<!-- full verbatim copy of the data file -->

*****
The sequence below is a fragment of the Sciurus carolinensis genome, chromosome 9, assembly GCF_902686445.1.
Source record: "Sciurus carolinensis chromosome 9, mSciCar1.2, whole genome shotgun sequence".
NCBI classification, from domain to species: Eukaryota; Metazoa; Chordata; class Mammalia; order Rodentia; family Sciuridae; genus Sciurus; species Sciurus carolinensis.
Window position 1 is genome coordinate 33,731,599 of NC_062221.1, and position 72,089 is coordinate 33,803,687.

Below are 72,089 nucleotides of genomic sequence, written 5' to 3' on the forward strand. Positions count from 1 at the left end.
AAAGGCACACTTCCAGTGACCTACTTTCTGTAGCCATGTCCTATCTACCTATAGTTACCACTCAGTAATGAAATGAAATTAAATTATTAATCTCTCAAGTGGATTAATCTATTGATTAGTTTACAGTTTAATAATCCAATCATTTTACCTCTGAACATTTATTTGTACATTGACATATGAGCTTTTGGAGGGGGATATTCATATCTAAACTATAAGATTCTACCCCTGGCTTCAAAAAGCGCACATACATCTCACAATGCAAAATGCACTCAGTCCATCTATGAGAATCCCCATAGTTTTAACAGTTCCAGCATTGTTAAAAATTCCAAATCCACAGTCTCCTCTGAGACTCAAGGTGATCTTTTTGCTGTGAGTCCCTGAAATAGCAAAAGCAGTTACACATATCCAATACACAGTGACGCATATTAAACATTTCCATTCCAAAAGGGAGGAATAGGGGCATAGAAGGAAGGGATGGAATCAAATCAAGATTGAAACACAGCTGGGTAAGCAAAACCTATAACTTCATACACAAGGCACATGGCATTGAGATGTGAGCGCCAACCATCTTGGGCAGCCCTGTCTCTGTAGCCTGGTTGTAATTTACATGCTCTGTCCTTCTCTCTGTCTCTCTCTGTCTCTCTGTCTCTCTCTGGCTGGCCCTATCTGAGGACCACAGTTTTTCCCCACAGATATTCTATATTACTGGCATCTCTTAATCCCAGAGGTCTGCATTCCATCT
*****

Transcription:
The sequence below is a fragment of the Sciurus carolinensis genome, chromosome 9, assembly GCF_902686445.1.
Source record: "Sciurus carolinensis chromosome 9, mSciCar1.2, whole genome shotgun sequence".
NCBI classification, from domain to species: Eukaryota; Metazoa; Chordata; class Mammalia; order Rodentia; family Sciuridae; genus Sciurus; species Sciurus carolinensis.
Window position 1 is genome coordinate 33,731,599 of NC_062221.1, and position 72,089 is coordinate 33,803,687.

Below are 72,089 nucleotides of genomic sequence, written 5' to 3' on the forward strand. Positions count from 1 at the left end.
AAAGGCACACTTCCAGTGACCTACTTTCTGTAGCCATGTCCTATCTACCTATAGTTACCACTCAGTAATGAAATGAAATTAAATTATTAATCTCTCAAGTGGATTAATCTATTGATTAGTTTACAGTTTAATAATCCAATCATTTTACCTCTGAACATTTATTTGTACATTGACATATGAGCTTTTGGAGGGGGATATTCATATCTAAACTATAAGATTCTACCCCTGGCTTCAAAAAGCGCACATACATCTCACAATGCAAAATGCACTCAGTCCATCTATGAGAATCCCCATAGTTTTAACAGTTCCAGCATTGTTAAAAATTCCAAATCCACAGTCTCCTCTGAGACTCAAGGTGATCTTTTTGCTGTGAGTCCCTGAAATAGCAAAAGCAGTTACACATATCCAATACACAGTGACGCATATTAAACATTTCCATTCCAAAAGGGAGGAATAGGGGCATAGAAGGAAGGGATGGAATCAAATCAAGATTGAAACACAGCTGGGTAAGCAAAACCTATAACTTCATACACAAGGCACATGGCATTGAGATGTGAGCGCCAACCATCTTGGGCAGCCCTGTCTCTGTAGCCTGGTTGTAATTTACATGCTCTGTCCTTCTCTCTGTCTCTCTCTGTCTCTCTGTCTCTCTCTGGCTGGCCCTATCTGAGGACCACAGTTTTTCCCCACAGATATTCTATATTACTGGCATCTCTTAATCCCAGAGGTCTGCATTCCATCT